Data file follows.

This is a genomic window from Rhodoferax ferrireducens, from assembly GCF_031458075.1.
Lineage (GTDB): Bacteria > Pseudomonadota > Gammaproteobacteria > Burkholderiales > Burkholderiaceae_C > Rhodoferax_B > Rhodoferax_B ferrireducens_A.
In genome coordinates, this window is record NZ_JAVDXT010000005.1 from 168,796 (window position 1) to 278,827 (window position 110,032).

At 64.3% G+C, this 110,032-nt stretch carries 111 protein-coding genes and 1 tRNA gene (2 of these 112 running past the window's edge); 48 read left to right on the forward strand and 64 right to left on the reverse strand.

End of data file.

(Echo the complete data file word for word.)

This is a genomic window from Rhodoferax ferrireducens, from assembly GCF_031458075.1.
Lineage (GTDB): Bacteria > Pseudomonadota > Gammaproteobacteria > Burkholderiales > Burkholderiaceae_C > Rhodoferax_B > Rhodoferax_B ferrireducens_A.
In genome coordinates, this window is record NZ_JAVDXT010000005.1 from 168,796 (window position 1) to 278,827 (window position 110,032).

At 64.3% G+C, this 110,032-nt stretch carries 111 protein-coding genes and 1 tRNA gene (2 of these 112 running past the window's edge); 48 read left to right on the forward strand and 64 right to left on the reverse strand.